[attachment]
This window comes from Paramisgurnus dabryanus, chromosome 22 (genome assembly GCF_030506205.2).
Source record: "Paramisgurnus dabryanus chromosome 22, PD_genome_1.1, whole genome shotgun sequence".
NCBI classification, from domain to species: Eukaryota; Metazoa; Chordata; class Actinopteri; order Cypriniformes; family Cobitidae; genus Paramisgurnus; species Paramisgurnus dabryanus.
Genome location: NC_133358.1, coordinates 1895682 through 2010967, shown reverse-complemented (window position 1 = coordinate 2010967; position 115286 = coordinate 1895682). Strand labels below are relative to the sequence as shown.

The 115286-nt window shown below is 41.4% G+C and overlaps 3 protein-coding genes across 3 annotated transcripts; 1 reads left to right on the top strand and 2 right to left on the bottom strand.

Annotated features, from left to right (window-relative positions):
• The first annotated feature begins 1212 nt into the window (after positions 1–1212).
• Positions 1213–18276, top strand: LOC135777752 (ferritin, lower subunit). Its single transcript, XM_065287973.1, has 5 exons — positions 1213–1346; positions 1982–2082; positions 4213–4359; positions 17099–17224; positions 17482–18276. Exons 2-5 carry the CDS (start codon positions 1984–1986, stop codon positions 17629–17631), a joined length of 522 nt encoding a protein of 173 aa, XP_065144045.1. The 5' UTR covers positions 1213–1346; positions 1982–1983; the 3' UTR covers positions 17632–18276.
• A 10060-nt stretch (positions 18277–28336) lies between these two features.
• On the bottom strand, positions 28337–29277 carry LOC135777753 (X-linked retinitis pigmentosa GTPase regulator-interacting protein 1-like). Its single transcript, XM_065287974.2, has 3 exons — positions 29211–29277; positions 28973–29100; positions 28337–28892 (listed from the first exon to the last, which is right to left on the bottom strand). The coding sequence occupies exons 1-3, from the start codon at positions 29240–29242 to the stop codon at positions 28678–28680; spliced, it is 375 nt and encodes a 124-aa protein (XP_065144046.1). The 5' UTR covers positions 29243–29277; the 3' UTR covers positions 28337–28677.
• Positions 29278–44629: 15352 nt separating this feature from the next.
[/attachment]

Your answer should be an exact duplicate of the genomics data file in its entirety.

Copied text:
This window comes from Paramisgurnus dabryanus, chromosome 22 (genome assembly GCF_030506205.2).
Source record: "Paramisgurnus dabryanus chromosome 22, PD_genome_1.1, whole genome shotgun sequence".
NCBI classification, from domain to species: Eukaryota; Metazoa; Chordata; class Actinopteri; order Cypriniformes; family Cobitidae; genus Paramisgurnus; species Paramisgurnus dabryanus.
Genome location: NC_133358.1, coordinates 1895682 through 2010967, shown reverse-complemented (window position 1 = coordinate 2010967; position 115286 = coordinate 1895682). Strand labels below are relative to the sequence as shown.

The 115286-nt window shown below is 41.4% G+C and overlaps 3 protein-coding genes across 3 annotated transcripts; 1 reads left to right on the top strand and 2 right to left on the bottom strand.

Annotated features, from left to right (window-relative positions):
• The first annotated feature begins 1212 nt into the window (after positions 1–1212).
• Positions 1213–18276, top strand: LOC135777752 (ferritin, lower subunit). Its single transcript, XM_065287973.1, has 5 exons — positions 1213–1346; positions 1982–2082; positions 4213–4359; positions 17099–17224; positions 17482–18276. Exons 2-5 carry the CDS (start codon positions 1984–1986, stop codon positions 17629–17631), a joined length of 522 nt encoding a protein of 173 aa, XP_065144045.1. The 5' UTR covers positions 1213–1346; positions 1982–1983; the 3' UTR covers positions 17632–18276.
• A 10060-nt stretch (positions 18277–28336) lies between these two features.
• On the bottom strand, positions 28337–29277 carry LOC135777753 (X-linked retinitis pigmentosa GTPase regulator-interacting protein 1-like). Its single transcript, XM_065287974.2, has 3 exons — positions 29211–29277; positions 28973–29100; positions 28337–28892 (listed from the first exon to the last, which is right to left on the bottom strand). The coding sequence occupies exons 1-3, from the start codon at positions 29240–29242 to the stop codon at positions 28678–28680; spliced, it is 375 nt and encodes a 124-aa protein (XP_065144046.1). The 5' UTR covers positions 29243–29277; the 3' UTR covers positions 28337–28677.
• Positions 29278–44629: 15352 nt separating this feature from the next.